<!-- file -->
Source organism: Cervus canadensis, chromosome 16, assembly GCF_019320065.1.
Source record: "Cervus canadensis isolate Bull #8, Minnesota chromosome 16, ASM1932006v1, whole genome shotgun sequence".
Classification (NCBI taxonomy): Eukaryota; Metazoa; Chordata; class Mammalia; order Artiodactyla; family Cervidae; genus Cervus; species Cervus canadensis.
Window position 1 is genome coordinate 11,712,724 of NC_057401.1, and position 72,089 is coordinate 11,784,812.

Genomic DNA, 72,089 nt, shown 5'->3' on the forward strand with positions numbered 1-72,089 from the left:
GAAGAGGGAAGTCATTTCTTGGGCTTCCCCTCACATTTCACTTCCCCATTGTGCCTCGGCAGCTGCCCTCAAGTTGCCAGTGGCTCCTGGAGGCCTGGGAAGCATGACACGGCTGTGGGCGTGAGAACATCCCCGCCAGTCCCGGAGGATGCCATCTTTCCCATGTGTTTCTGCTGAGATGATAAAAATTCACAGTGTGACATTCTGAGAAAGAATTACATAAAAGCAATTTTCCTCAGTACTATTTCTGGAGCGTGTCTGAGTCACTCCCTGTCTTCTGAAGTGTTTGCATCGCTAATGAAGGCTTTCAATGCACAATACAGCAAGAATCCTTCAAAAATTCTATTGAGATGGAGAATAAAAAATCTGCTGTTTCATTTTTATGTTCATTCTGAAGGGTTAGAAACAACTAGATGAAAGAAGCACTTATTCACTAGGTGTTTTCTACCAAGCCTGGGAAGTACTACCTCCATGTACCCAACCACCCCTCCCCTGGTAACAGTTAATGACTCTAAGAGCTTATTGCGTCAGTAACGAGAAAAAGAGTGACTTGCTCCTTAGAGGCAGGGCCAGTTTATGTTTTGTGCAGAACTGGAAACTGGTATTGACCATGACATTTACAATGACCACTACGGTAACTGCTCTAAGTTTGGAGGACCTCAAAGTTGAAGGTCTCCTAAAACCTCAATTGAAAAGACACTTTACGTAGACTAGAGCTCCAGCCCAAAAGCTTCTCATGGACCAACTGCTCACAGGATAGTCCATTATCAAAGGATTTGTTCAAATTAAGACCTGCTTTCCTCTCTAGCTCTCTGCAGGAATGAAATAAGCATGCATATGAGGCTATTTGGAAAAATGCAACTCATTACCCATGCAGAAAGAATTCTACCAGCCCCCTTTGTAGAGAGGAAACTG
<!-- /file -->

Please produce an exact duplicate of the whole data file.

Source organism: Cervus canadensis, chromosome 16, assembly GCF_019320065.1.
Source record: "Cervus canadensis isolate Bull #8, Minnesota chromosome 16, ASM1932006v1, whole genome shotgun sequence".
Classification (NCBI taxonomy): Eukaryota; Metazoa; Chordata; class Mammalia; order Artiodactyla; family Cervidae; genus Cervus; species Cervus canadensis.
Window position 1 is genome coordinate 11,712,724 of NC_057401.1, and position 72,089 is coordinate 11,784,812.

Genomic DNA, 72,089 nt, shown 5'->3' on the forward strand with positions numbered 1-72,089 from the left:
GAAGAGGGAAGTCATTTCTTGGGCTTCCCCTCACATTTCACTTCCCCATTGTGCCTCGGCAGCTGCCCTCAAGTTGCCAGTGGCTCCTGGAGGCCTGGGAAGCATGACACGGCTGTGGGCGTGAGAACATCCCCGCCAGTCCCGGAGGATGCCATCTTTCCCATGTGTTTCTGCTGAGATGATAAAAATTCACAGTGTGACATTCTGAGAAAGAATTACATAAAAGCAATTTTCCTCAGTACTATTTCTGGAGCGTGTCTGAGTCACTCCCTGTCTTCTGAAGTGTTTGCATCGCTAATGAAGGCTTTCAATGCACAATACAGCAAGAATCCTTCAAAAATTCTATTGAGATGGAGAATAAAAAATCTGCTGTTTCATTTTTATGTTCATTCTGAAGGGTTAGAAACAACTAGATGAAAGAAGCACTTATTCACTAGGTGTTTTCTACCAAGCCTGGGAAGTACTACCTCCATGTACCCAACCACCCCTCCCCTGGTAACAGTTAATGACTCTAAGAGCTTATTGCGTCAGTAACGAGAAAAAGAGTGACTTGCTCCTTAGAGGCAGGGCCAGTTTATGTTTTGTGCAGAACTGGAAACTGGTATTGACCATGACATTTACAATGACCACTACGGTAACTGCTCTAAGTTTGGAGGACCTCAAAGTTGAAGGTCTCCTAAAACCTCAATTGAAAAGACACTTTACGTAGACTAGAGCTCCAGCCCAAAAGCTTCTCATGGACCAACTGCTCACAGGATAGTCCATTATCAAAGGATTTGTTCAAATTAAGACCTGCTTTCCTCTCTAGCTCTCTGCAGGAATGAAATAAGCATGCATATGAGGCTATTTGGAAAAATGCAACTCATTACCCATGCAGAAAGAATTCTACCAGCCCCCTTTGTAGAGAGGAAACTG